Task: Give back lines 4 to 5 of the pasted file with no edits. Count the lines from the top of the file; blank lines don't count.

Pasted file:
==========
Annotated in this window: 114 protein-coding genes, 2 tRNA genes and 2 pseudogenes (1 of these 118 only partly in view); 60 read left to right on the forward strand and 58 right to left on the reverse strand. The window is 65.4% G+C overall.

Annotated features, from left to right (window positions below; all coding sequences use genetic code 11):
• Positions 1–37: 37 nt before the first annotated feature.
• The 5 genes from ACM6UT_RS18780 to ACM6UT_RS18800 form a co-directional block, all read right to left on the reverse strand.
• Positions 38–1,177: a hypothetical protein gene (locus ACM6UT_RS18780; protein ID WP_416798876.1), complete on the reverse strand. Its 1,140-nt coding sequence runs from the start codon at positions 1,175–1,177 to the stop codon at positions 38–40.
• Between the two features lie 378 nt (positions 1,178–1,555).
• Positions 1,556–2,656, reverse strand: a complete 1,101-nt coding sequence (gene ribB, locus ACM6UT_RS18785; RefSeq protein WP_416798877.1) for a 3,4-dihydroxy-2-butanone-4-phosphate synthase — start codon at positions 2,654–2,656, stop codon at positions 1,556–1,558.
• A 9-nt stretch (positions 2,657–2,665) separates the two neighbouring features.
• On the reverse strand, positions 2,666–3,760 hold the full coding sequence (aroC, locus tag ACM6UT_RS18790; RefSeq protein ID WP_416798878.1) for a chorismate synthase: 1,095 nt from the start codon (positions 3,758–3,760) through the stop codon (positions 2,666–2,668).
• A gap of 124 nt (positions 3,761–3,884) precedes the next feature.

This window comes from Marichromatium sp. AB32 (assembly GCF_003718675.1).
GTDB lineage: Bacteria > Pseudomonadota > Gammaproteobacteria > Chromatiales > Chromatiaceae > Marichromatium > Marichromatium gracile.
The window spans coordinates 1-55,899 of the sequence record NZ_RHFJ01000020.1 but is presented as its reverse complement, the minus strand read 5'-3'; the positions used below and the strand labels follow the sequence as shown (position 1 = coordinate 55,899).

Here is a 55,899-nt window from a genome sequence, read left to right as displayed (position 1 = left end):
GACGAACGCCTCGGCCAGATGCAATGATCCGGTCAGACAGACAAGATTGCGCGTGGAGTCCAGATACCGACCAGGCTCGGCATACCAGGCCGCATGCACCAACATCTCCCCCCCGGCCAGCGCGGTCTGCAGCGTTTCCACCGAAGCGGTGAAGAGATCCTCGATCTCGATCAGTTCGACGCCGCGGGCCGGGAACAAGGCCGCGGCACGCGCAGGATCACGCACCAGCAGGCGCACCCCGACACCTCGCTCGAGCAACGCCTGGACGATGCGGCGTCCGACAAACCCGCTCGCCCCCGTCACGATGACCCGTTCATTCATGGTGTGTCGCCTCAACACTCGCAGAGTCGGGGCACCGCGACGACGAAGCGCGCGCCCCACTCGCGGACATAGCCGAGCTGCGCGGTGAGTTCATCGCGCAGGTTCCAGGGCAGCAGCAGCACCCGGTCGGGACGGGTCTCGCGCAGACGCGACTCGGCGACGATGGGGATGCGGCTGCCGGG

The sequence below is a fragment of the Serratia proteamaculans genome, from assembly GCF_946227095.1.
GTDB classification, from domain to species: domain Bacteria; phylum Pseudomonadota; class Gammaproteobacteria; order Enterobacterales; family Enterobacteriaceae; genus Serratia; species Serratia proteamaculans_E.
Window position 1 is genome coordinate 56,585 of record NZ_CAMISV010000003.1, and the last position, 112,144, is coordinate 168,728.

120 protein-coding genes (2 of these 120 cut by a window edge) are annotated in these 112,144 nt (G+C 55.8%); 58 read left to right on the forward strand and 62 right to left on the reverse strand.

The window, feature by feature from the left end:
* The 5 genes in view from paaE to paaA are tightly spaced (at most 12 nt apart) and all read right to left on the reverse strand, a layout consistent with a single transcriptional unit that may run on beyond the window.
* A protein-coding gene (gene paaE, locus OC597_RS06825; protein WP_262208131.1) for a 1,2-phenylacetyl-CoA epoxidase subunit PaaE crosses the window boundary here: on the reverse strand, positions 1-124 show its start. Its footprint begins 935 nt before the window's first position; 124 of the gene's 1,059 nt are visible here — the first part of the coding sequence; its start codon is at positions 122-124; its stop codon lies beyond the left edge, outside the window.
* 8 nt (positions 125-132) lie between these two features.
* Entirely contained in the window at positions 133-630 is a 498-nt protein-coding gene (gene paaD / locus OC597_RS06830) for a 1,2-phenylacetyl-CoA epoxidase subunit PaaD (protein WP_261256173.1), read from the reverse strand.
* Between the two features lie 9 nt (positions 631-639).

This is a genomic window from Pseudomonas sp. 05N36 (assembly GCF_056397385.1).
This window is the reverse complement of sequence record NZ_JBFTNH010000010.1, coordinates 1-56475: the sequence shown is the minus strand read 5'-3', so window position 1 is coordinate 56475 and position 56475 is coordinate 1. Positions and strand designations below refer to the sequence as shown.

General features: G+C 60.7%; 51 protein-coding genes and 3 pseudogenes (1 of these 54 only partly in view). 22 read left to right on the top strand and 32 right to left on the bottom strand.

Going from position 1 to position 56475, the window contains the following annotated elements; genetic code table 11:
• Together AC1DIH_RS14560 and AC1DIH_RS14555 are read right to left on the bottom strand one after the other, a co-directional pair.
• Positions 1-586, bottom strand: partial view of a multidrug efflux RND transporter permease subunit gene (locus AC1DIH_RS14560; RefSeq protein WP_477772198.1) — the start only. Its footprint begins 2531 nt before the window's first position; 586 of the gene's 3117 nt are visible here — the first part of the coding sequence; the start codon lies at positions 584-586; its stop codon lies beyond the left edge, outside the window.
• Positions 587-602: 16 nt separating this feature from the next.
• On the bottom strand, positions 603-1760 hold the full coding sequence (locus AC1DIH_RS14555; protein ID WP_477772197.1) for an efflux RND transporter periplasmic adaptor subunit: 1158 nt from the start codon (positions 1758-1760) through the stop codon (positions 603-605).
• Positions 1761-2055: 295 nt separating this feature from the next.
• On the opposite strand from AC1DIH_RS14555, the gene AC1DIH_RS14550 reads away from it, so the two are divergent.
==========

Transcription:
• The 5 genes from ACM6UT_RS18780 to ACM6UT_RS18800 form a co-directional block, all read right to left on the reverse strand.
• Positions 38–1,177: a hypothetical protein gene (locus ACM6UT_RS18780; protein ID WP_416798876.1), complete on the reverse strand. Its 1,140-nt coding sequence runs from the start codon at positions 1,175–1,177 to the stop codon at positions 38–40.